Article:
There’s a thump. A new figure appears next to me, holding a phonographic record. It’s a young, blonde woman in a red leather jacket, with dark sunglasses covering her eyes. She’s half-elven, like myself (although human on her other side rather than ogre). The smell of ice and darkness drifts off her–a sign that she’s empowered by Tenebra, the dour Underworld. She’s a revenant: those who return from the grave to fulfil their unfinished business.

    The last revenant I met stole a book; I hope this young woman is more refined. She looks around, curiously, holding the record to her chest. My problem is she doesn’t look like a dragon slayer, although one must never judge by appearances in the Indigo World.

    “Sorry!” I raise my hands to show I mean no harm. “I’m the librarian here. I summoned you. Are you a dragon slayer, by chance?”

    “No.” She studies me, then the beast and the room. Luckily, she’s taking this all in her stride. “A musician. I was at the record store, and now I’m here.”

    A musician? Is that what I need? The dragon watches me, like a cat studying a mouse. The tip of its tail twitches.

    “Ah, do you know songs that would make a dragon sleep?” (I’m rather dubious at this; her voice is a little husky for someone I need to have the tones of a nightingale.)

    “Lots of 70s and 80s rock. If you think music will work, I’ll need a guitar, or—” She looks down at what she’s holding. “A record player.”

    “Quickly! There’s a modern gramophone over there!” I say. “I’m sure the LIbrary summoned you for a reason.”

    As we talk, the dragon rumbles a warning. The room shakes.

    Hurrying, the young woman places the record on the turntable. A terrible blare of wailing guitar, synthesiser, and modern drums emerge from the speaker.

    “No!” I reach to stop the cacophony.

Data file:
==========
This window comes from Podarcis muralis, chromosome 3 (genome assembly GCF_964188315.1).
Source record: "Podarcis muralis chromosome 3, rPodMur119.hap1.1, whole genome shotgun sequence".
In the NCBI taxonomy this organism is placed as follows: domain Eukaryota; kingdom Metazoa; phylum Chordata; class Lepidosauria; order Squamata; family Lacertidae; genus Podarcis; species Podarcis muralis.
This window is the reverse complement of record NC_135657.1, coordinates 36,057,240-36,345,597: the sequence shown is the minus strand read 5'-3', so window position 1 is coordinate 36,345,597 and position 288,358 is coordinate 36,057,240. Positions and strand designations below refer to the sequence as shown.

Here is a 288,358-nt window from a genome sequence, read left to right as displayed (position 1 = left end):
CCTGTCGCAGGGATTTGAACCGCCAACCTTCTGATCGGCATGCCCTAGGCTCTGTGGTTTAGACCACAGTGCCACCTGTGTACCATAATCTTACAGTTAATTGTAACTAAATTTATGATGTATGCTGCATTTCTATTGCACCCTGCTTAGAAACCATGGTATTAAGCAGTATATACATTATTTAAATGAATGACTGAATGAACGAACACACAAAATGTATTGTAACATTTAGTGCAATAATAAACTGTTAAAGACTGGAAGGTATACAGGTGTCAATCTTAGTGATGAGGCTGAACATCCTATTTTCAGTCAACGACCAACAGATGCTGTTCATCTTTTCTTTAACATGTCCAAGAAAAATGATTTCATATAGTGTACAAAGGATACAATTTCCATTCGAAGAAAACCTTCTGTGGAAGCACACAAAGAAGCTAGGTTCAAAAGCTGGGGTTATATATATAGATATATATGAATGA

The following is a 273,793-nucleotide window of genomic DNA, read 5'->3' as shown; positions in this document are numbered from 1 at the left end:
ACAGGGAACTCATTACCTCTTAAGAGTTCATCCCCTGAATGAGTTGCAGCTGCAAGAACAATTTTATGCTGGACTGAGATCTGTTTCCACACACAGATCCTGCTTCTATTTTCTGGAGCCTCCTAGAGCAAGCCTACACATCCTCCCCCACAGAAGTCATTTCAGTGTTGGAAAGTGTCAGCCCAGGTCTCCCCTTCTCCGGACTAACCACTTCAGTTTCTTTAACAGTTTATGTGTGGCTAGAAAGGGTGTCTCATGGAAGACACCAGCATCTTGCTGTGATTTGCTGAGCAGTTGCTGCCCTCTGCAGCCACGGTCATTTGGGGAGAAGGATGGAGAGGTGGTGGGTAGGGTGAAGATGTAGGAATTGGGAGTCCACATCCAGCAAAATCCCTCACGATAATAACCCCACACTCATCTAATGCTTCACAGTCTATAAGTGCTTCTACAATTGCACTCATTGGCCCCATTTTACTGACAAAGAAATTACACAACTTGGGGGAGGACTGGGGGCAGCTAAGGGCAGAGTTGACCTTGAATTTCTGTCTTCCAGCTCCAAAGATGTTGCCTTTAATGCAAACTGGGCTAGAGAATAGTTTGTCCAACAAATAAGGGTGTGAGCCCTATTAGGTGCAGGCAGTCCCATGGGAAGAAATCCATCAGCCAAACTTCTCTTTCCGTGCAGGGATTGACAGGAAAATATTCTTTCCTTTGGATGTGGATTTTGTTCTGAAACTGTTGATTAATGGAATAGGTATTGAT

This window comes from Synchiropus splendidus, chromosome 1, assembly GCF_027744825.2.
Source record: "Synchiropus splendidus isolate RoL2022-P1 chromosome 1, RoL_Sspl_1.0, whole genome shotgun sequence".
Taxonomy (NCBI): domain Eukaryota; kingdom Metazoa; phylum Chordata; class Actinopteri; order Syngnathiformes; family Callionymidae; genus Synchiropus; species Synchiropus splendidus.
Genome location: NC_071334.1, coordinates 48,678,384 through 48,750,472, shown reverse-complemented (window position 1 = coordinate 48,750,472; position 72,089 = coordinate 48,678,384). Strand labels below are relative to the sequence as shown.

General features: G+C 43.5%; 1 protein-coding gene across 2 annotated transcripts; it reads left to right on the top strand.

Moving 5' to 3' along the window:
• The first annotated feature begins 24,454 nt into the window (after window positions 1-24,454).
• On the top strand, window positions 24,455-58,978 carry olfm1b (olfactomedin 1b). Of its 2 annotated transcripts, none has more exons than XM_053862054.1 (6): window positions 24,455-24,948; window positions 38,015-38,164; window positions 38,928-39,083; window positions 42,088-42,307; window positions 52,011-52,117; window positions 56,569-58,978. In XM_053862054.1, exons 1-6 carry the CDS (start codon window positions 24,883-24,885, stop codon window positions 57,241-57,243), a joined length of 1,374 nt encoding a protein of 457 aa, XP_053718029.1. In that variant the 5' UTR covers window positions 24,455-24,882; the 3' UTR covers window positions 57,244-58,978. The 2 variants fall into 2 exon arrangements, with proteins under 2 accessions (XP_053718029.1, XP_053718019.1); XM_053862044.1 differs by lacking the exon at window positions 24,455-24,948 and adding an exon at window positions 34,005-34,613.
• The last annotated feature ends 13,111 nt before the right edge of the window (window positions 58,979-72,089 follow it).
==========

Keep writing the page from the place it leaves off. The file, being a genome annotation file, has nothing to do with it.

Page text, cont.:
“Wait!” the revenant says. “I think he likes Outside Sky.”

    Sure enough, the dragon is tapping one claw in time to the horrendous beat. Definitely distracted.

    “I have to rescue those books.” I reach forward to rescue the tomes the dragon is sitting on, but the beast rumbles and puffs smoke again. A lick of fire kisses the air.

    “How about we leave?” the revenant whispers.

    “This isn’t over,” I tell the dragon as we escape to the Foxglove Reading Room.

    The young woman introduces herself. “I’m Lukie.”

    We shake hands. “A pleasure to meet you.”

    “How do I get out of here?” Lukie asked. “I was going through the old records at Final Vinyl, and there were a few boxes to go through before closing time.”

    I clear my throat. “I’m afraid the Library is temperamental. It enjoys collecting stories from people. I’m sure if you tell it something interesting, it will grant you membership, and you can leave.”

    Lukie leans back in her chair. “A story, hey? How about this one? It’s about death, love, murder, high school and revenge. I’m sure the Library will dig it.”

    “That looks exciting. I hope the ethereal spirits enjoy it.”

    Sure enough, after Lukie finishes her tale, the Library grants her membership. She puts the card in a pocket. “I’ll be seeing you, Ivarlis. You owe me a record.”

    Final Night now available in hard, ethereal and phonographic, er, audio versions! Review it on your favourite store, Goodreads or Storygraph if you enjoy it (or in your electrical journal of interest).

    Review copies available upon request.  Just don’t disturb the dragon..

  • publishing,  vestige

    Final Night pre-order

    As everyone knows, the best way to manage your anxiety is to launch a book. I usually rely on lists and CBT to keep things in check, but this is madness! If this was a serial killer investigation, there would be corkboards and string connecting pictures to blood coffee, stains and incomprehensible scribbles! Wide publishing! Paperbacks! Do I use an aggregator or go direct to all the different vendors? Do I need affiliate accounts? How much should I do?

    I’ve also changed my email service provider at the same time—it was like moving e-house. Anyway, it’s done now even if I want to hit the block editor in the head with a rusted crowbar.

    Final Night was the book I didn’t intend to write. As my ‘survive COVID project’ I wrote a novel first, and then a short novel featuring one of the side characters. Well, a year later, the novel is still cooking, but Final Night is ready to face the world. And I’ve changed my publishing plans—to write a few more novels in the Revenant Records sequence before continuing with the novel sequence. That’s the good thing about self-publishing—you can change your tactics as you go.